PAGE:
Ask revamps for faster Web search, more relevance
NEW YORK |
NEW YORK (Reuters) - IAC Corp's Ask.com is overhauling its Web search engine to deliver faster results and improved relevance as it bids to win share from market leader Google Inc.
Ask Chief Executive Officer Jim Safka said on Monday his company could win customers with a search that is 30 percent faster than before. Early tests showed a 16 percent increase in the rate at which customers returned to use its new search page, he said.
The company believes it can grow market share and revenue by taking advantage of the distractions of competitors such as Yahoo Inc and Microsoft Corp, who have spent much of the year in on-off merger talks. Yahoo and Microsoft are No. 2 and No. 3, respectively, in U.S. search.
"We view this as a 24-month window of opportunity that we can drive a truck through," Safka said in a interview with Reuters.
Safka said if Ask increased the rate at which customers returned to its site and attracted new users, it would increase the advertising revenue it brings in.
The majority of Ask's revenue comes through a search advertising partnership with Google, which brings up links of relevant advertisers in response to a user's search query. IAC said in July that Ask's revenue per query increased last quarter thanks to the improved economics of the much larger Google search ad platform.
Yahoo reached a similar agreement with Google in June. That deal has been opposed by some industry watchers on antitrust grounds and is being reviewed by regulators.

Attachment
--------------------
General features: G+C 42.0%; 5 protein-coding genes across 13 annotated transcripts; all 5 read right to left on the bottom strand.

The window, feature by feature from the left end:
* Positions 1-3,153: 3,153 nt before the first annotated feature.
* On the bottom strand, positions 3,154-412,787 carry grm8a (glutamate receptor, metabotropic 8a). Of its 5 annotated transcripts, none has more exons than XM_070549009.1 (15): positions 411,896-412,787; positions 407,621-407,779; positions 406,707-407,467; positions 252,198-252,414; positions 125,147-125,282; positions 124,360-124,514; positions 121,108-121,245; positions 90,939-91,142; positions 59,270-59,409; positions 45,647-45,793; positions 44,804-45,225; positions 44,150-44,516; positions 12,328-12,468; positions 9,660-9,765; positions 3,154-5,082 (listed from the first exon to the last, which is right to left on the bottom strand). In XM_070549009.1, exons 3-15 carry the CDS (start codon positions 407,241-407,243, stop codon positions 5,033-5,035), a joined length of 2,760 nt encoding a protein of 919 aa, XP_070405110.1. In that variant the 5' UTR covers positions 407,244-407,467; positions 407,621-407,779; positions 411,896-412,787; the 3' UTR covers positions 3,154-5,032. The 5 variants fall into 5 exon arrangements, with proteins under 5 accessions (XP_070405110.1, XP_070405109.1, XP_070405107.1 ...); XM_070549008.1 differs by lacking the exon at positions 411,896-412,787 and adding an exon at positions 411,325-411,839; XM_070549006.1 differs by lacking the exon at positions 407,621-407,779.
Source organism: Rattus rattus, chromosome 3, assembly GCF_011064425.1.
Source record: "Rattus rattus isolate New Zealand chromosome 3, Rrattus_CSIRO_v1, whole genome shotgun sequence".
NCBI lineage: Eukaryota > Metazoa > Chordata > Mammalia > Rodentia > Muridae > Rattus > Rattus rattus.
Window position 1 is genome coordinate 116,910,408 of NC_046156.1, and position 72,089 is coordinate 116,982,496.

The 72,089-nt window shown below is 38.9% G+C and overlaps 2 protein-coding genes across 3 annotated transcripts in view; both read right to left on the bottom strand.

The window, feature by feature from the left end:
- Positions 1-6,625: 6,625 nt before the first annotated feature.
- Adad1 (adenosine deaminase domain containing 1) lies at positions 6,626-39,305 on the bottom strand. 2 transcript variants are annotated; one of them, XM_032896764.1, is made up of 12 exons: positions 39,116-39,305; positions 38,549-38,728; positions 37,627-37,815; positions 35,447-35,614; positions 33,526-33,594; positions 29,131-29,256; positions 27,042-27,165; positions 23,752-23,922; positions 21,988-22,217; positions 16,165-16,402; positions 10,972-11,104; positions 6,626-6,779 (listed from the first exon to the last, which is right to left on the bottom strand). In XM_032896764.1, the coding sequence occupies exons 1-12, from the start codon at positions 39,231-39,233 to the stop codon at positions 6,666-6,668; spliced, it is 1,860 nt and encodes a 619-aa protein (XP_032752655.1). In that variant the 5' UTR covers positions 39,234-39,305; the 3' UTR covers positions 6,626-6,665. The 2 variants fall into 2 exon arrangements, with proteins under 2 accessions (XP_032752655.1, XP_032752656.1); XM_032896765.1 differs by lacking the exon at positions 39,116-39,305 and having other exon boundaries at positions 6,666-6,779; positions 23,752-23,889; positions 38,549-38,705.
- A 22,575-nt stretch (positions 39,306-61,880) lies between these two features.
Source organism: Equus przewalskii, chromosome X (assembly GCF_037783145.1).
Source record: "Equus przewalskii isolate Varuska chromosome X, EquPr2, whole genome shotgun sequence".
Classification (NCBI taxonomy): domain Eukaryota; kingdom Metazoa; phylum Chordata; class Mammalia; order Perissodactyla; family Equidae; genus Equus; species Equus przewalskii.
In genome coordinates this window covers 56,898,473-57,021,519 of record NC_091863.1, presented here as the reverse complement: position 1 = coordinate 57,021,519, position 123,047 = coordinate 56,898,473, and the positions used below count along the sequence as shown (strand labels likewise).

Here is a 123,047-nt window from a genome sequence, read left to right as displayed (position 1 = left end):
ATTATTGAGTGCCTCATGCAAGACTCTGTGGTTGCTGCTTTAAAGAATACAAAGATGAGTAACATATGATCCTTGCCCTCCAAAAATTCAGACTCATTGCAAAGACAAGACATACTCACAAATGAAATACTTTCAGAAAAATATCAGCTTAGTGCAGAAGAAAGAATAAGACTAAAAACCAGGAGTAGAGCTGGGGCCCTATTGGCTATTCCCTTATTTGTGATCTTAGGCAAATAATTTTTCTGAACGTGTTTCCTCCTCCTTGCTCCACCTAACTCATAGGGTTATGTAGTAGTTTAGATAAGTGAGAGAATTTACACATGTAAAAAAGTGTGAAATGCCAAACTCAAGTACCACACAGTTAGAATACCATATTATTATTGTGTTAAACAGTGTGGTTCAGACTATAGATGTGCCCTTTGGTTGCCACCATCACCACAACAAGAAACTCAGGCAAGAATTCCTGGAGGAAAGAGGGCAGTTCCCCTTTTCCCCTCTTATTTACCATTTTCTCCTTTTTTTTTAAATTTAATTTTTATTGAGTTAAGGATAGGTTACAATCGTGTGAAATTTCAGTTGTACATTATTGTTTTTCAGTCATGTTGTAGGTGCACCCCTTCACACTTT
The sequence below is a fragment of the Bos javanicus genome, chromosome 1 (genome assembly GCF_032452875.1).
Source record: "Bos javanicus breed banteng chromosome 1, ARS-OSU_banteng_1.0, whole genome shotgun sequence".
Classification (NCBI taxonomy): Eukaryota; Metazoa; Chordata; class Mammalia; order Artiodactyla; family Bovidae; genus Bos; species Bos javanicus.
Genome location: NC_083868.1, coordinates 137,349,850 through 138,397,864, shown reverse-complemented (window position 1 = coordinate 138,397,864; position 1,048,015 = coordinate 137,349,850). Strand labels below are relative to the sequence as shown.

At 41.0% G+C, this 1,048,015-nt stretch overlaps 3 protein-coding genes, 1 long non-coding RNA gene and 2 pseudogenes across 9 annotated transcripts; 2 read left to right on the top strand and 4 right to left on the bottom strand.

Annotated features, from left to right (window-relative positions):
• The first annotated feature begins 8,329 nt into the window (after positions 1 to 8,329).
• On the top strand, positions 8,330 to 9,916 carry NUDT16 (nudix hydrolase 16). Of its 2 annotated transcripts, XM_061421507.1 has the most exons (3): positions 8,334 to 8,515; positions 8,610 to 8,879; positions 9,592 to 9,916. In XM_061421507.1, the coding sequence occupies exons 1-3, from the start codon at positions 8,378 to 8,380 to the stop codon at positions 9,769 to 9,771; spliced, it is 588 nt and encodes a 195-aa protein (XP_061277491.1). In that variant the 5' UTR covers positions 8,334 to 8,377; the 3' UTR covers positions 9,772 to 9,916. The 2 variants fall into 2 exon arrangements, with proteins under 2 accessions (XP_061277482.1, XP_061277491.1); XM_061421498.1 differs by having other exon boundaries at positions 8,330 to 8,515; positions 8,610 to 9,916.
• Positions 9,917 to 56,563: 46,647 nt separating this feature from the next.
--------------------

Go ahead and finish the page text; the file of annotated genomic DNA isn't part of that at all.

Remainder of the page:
Google is the dominant Web search service in the United States, growing in August to more than 63 percent market share, according to comScore, a Web audience measurement firm.
Yahoo was second, with a fall to 19.6 percent share, and Microsoft dipped to 8.3 percent in third. Ask was fourth, growing slightly to 4.8 percent.
"It's all about growth; this category is growing no matter what the economy is doing," said Safka.
Ask is making its push globally as it tries to win more users in countries outside the U.S., like the UK.
But Ask Europe managing director Cesar Mascaraque said his company will relaunch in Europe with a focus on Ask's strengths, rather than simply being another generic search engine competing for users with Google.
"By trying to be everything to everyone, we actually managed to be nothing to no one," said Mascaraque in an interview with Reuters.
"For me, Google is the boy racer. As you grow older, as you mature, you look for other things: trust, safety."
Safka said its relaunched search engine will improve search relevance by adding structured data feeds to its results rather than finding random or unorganized data from around the Web like most search engines do.
For instance, when a user searches for "What's on TV tonight?" the results will bring up licensed television listing results for the user's local cable operator, based on the IP address, or on local zip code, should the user enter that.
"We're expanding the depth and breadth of our structured data to bring users serendipitous results," said Safka.
He said it takes consumers three clicks to find what they are seeking online.
"Ask.com's goal is to reduce this to one click of the search box," he added.
(Additional reporting by Georgina Prodhan in London)
(Editing by Andre Grenon and Gerald E. McCormick)
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